Here the heart of the matter was not changes in state law, but overly complex state law. The right to appeal to the Board of Civil Authority, not the Board of Abatement, is referenced circuitously in a single sentence buried in a long and complex paragraph dealing with multiple matters at 32 V.S.A. § 5410(j). I had to read that paragraph several times myself to understand how to appeal this penalty.

Successful democracy requires citizens who respect the law. That is part of the answer to the question in the header on this blog: “What is a proper relationship between a free people and their government?”

What can contribute to citizens losing respect for the law? Law that is overly complex and constantly changing. This post is about just one small example.

If you are interested in more details about this example, click here for a memo that I wrote last fall about this matter for Cambridge town government. That memo includes the legislative history of 32 V.S.A. § 5410, and my analysis of the complicated language in § 5410(j) about appeal rights.

32 V.S.A. § 5410 originated in 1997 and has changed many more times over the years than I mentioned above. Originally the filing of a homestead declaration was optional, but it was made mandatory in 2003. At that time the requirement was to file a homestead declaration annually, but later it was required only if there was a change. When that caused problems, the law was changed back to a mandatory annual filing. As noted above, beginning in 2003 the penalty for late filing was 3% (mandatory) but for a time it was reduced to 1% (still mandatory). Later it was changed back to 3% (still mandatory). Not until 2011 was the penalty made optional. The language “up to” 3% was added in 2014. That section of law has been amended 14 times (as of the date of the memo).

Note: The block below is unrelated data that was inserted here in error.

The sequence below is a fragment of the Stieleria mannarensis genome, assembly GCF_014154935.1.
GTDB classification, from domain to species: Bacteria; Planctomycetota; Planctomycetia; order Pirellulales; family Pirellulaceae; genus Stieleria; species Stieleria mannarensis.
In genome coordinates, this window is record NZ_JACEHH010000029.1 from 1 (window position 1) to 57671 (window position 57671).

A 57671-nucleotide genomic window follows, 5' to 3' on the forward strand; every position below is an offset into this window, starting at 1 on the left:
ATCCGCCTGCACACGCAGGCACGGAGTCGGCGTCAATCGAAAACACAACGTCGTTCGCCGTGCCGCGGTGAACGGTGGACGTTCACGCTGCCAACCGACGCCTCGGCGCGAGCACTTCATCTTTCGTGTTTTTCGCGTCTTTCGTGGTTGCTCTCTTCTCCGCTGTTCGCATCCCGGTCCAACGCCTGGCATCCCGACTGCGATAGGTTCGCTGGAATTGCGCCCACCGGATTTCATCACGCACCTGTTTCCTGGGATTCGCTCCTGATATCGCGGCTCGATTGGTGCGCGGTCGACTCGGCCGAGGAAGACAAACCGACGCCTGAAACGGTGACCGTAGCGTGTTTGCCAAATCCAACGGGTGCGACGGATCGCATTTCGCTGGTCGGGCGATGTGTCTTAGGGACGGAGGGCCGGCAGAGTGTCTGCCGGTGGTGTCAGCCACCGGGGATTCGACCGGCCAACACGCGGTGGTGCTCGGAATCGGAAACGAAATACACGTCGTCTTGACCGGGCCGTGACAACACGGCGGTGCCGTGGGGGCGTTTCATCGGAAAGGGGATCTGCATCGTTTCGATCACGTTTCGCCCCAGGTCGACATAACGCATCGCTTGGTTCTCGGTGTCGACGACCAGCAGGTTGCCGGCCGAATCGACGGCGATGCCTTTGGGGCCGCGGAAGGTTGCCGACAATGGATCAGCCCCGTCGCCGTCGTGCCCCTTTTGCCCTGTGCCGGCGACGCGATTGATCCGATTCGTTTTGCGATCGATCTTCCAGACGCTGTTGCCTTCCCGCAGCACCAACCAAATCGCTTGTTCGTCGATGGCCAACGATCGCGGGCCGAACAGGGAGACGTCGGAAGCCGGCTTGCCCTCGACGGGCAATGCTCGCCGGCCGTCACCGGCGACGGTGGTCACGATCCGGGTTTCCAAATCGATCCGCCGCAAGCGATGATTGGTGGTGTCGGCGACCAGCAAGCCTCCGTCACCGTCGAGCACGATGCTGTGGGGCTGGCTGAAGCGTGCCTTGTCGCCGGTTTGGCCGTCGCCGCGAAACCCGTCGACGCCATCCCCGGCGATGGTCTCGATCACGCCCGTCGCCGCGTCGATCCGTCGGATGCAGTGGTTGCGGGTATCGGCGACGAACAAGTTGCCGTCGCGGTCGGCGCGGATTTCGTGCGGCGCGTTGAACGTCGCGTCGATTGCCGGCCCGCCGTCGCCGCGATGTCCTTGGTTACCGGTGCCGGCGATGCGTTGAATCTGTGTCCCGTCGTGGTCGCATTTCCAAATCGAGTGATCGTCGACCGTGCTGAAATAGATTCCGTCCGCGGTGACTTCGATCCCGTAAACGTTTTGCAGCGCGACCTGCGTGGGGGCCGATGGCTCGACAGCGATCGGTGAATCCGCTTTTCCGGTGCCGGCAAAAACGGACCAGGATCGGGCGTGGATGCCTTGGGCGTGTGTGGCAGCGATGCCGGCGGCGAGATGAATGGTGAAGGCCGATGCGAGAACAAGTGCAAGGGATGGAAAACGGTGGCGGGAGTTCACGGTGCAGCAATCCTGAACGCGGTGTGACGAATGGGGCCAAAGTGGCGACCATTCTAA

The law is also more complex than I described above. There are circumstances, fortunately not applicable here, where the (now optional) penalty is not up to 3% but up to 8%. Whew!

This example holds lessons for our democracy. One of the weaknesses of democracy is that government officials are prone to make complex laws and constantly tinker with them, albeit often in response to requests or complaints by citizens, but thereby contributing to loss of respect for the law.

Alexis de Tocqueville noted these weaknesses of democracy more than 175 years ago in Democracy in America.

He wrote about the dangers of constantly changing laws in Volume 1, Part 2, Chapter 7: “On the Omnipotence of the Majority in the United States and Its Effects.” An excerpt:

Legislative instability is an evil inherent in democratic government…

He wrote about the dangers of overly complex laws in Volume 2, Part 4, Chapter 6: “What Kind of Despotism Democratic Nations Have to Fear.” An excerpt:

[T]he sovereign extends its arms over society as a whole; it covers its surface with a network of small, complicated, painstaking, uniform rules through which the most original minds and the most vigorous souls cannot clear a way…

Our democracy would be stronger if both citizens and government officials more diligently guarded against these weaknesses.

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Tweets from Kanye West

Kanye West said something interesting on Twitter this past week:

I don’t agree with everything anyone does. That’s what makes us individuals. And we have the right to independent thought. … I don’t agree 100% with anyone but myself.